A few weeks ago I attended the TCC organized Transit Talk. Along with transit champions Marko Liias and Jessyn Farrell, WSDOT Public Transit Division’s Stan Suchan rounded out the panel. During the Q&A I brought up the failure of our HOV system and asked what could be done, specifically mentioning HOV 3+ as a possibility in those stretches where even WSDOT admits the HOV lanes aren’t meeting reliability standards.
In my opinion, the answers were underwhelming. Senator Liias stated that it was very hard for a politician to take away something from a constituent without giving back something in return. Representative Farrell seemed to agree.
WSDOT’s Stan Suchan basically said the agency needed more time to study the situation. The agency has questions on whether moving to HOV 3+ would result in breaking down some current 2 person carpools into 2 SOVs, thus increasing congestion. To my mind the obvious question is if WSDOT’s definition of congestion is looking at person throughput or only vehicular.
Multiple times both Mr. Suchan and Senator Liias stated that we need to wait for the I-405 widening project to finish up and the results studied before anything could be done on other corridors. Considering that in many places our HOV lanes are worthless right now during peak hours, being no faster than the general purpose lanes, I found the need to wait years to fix the situation disappointing.
That was just my impression from an on the spot answer so I wrote Mr. Suchen in order to make sure I got the whole story. He was gracious enough to write back with substantive responses. Below are my questions and his full responses.
Does WSDOT currently feel the HOV system in the Puget Sound is working?
In many places it does, in others not so well.The HOV system in the Puget Sound Region is delivering, as it has for decades. The freeway HOV system moves about 100,000 transit riders per day. Most HOV lanes carry about twice as many people as adjacent general-purpose lanes during rush hours. They nearly always provide a travel time advantage to transit riders, vanpoolers and carpoolers. In the reverse-peak direction, these lanes are crucial to help transit buses get to the start of their routes. One thing is very clear; commuters, transit agencies, businesses, and, those in adjacent general-purpose lanes all benefit from HOV lanes.Like much of our transportation system, Puget Sound Region HOV lanes are stressed. In certain locations on many days the HOV lanes are not meeting the 45 miles per hour standard. Both traffic volumes and incidents are key factors. Traffic volumes on many Puget Sound Region freeways are largely back to pre-recession levels. The mix of heavier rush hour traffic and rush hours that start earlier and end later amplifies the effects of incidents on traffic. It takes longer for the system to recover.We need to take reasonable steps to make the HOV lanes work better, but that can’t happen in isolation. We’ll need to consider the effects on other parts of the transportation system, local agency and jurisdiction support and public support.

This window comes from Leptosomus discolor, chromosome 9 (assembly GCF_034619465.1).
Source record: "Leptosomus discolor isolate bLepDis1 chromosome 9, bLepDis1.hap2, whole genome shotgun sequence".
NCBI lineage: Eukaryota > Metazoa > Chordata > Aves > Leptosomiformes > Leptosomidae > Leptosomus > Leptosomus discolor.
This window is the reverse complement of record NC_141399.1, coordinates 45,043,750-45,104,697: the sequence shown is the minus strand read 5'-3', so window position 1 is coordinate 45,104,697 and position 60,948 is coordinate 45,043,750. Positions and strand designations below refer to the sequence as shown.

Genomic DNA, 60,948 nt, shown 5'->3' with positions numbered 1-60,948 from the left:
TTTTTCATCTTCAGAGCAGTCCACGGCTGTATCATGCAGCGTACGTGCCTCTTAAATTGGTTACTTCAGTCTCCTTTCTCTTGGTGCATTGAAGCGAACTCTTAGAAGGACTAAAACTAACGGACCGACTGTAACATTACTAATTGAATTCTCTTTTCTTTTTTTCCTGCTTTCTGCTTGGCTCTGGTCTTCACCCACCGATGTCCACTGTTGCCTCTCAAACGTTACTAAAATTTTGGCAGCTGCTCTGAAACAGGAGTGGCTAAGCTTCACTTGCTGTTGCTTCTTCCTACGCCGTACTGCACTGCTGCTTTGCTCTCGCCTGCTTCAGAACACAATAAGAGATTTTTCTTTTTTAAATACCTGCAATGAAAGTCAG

Currently what steps is the agency pursuing to fix it?
The most significant effort underway is the I-405 express toll lanes, slated to open later this year. The lanes are designed to give drivers more choices, transit riders better performance and WSDOT more tools to manage traffic flow. This system will boost transit, vanpool and carpool speed and reliability, providing new incentives for people to share the ride.WSDOT is also working with Community Transit and other agencies to examine small-scale options to improve HOV lane and transit performance elsewhere. But there’s no quick fix. Given the stresses on the transportation system overall – for example, overcrowded park and rides and peak hour transit buses; overburdened general purpose freeway lanes and arterials; and economic and population growth – it’s important that we are thoughtful and judicious. Any changes we make will require support at all levels, including the general public, and funding.
Is moving to HOV 3+ being studied right now?
I-405 express toll lanes will help us learn a lot about one method to improve HOV and traffic performance; they’re likely to require HOV 3+ during peak hours for toll-free access to the express toll lanes.HOV 3+ inevitably comes up in conversations about system performance. However, it’s not an easy, cheap or sure-fire solution. It would not prevent accidents, which disrupt the entire freeway. It would shift two passenger HOV lane users that cannot find a third passenger to general purpose lanes during already congested peak commute times. We will continue to work with our regional partners to move beyond conversations and collaboratively determine next steps.
How long would it take to implement [HOV 3+]?
I won’t speculate on timing, we would need to study and answer key questions about a multitude of topics, including the effects on general-purpose traffic and safety.